With our welfare system in place, it doesn't matter. Instead of her husband paying, someone else will pay for her apartment, her pregnancy, and anything else. Why are we surprised that more than half of American children are born to unwed mothers? It's a whole lot easier for a woman to get pregnant than to get a husband. "Someone else" will pay, so why not?
This trend is spectacularly evident in medicine. Back before tax-free medical insurance was put in place during WW II, people paid for their own medical care, did without, or persuaded some other entity like a charity to choose to provide care. On the other side of the counter, suppliers such as doctors, hospitals, and pharmacies had to make sure their products were affordable or they'd have no customers.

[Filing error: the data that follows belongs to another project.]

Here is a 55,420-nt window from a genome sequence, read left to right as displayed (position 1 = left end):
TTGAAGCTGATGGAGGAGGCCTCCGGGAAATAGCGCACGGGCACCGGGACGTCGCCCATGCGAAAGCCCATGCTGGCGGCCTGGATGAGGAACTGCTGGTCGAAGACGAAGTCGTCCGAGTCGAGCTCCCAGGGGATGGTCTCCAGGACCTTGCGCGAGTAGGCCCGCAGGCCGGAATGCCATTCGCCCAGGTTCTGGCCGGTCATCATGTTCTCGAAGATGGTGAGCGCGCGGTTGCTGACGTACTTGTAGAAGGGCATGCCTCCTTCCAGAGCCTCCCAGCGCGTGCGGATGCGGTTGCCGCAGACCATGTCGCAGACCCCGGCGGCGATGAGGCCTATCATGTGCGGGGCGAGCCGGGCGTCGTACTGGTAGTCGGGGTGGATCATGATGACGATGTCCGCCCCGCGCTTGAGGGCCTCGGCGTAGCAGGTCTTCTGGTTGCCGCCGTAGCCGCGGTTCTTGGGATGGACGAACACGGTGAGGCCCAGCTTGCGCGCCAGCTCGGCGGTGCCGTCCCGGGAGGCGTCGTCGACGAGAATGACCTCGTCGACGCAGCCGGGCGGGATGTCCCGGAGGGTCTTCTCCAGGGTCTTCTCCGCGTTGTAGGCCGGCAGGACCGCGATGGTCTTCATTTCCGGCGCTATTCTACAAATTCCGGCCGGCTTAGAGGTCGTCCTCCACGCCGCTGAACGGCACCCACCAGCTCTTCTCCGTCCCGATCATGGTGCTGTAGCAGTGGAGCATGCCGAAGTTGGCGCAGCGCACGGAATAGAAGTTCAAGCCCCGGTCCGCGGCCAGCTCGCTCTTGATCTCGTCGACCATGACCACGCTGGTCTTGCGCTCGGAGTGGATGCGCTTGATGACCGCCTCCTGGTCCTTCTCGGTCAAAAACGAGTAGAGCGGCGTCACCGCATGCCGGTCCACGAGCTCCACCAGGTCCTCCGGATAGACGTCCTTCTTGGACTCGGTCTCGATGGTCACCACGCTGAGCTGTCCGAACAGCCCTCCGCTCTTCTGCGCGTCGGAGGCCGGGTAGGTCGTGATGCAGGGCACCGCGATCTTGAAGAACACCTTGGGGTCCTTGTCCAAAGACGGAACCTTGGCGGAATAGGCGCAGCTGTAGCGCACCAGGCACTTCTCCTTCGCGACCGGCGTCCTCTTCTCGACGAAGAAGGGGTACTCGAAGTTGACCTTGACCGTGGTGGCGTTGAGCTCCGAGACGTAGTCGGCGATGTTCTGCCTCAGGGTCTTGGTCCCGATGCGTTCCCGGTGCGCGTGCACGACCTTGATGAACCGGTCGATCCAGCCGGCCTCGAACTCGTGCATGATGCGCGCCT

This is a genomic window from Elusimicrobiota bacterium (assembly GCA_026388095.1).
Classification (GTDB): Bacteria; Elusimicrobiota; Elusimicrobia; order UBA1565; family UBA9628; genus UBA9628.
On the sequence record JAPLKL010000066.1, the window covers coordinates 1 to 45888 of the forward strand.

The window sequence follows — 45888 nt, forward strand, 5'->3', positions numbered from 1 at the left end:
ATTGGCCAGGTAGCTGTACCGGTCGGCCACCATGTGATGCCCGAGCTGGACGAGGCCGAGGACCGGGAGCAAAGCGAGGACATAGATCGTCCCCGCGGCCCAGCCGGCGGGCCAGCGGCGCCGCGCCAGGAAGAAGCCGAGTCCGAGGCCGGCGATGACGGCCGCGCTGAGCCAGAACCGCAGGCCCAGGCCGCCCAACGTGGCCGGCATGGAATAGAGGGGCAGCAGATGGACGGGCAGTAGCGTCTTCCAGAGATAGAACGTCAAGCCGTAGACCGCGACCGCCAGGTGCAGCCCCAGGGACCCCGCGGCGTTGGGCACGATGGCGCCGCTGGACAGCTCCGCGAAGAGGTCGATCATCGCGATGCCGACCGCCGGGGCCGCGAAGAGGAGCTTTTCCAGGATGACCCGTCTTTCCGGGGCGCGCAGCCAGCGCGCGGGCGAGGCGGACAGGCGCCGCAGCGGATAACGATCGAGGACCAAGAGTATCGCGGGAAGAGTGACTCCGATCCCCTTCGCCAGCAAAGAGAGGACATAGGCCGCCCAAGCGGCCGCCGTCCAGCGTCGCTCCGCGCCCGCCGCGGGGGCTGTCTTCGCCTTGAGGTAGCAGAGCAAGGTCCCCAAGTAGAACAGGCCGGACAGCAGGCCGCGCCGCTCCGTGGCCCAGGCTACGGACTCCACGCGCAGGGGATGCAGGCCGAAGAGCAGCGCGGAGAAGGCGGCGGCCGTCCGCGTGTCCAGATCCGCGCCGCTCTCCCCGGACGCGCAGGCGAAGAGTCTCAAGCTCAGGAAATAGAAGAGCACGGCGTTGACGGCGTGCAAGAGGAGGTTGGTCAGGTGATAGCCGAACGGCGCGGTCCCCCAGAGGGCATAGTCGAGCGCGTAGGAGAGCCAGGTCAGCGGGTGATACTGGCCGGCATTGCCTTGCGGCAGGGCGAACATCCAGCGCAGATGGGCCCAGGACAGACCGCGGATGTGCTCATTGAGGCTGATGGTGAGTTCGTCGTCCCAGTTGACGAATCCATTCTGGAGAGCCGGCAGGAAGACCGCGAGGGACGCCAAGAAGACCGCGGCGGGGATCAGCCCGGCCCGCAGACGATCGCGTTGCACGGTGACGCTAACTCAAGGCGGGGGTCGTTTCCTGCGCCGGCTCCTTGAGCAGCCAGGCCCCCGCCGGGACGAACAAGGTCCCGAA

With health insurance, however, people got used to medical care that was free to them - someone else would pay. For those lacking insurance, laws were passed saying that hospitals couldn't turn anyone away, no matter how sick or broke. That's how one illegal immigrant ran up more than a million dollars worth of hospital charges in New York City. The hospital passed the costs on to its other patients, of course; not all hospitals are as successful with creative accounting - it's not unheard of for hospitals to go bankrupt and close their doors despite every bed being full.
Once society decides that people shouldn't be responsible for their own medical care, once you decide that someone else should pay, there's no stopping. The whole blowup over requiring medical insurance plans to supply free contraception is just another manifestation of the idea that nobody should pay for their own health care, just pass the bill to someone else!
Let's look at some medical situations which cost a lot of money.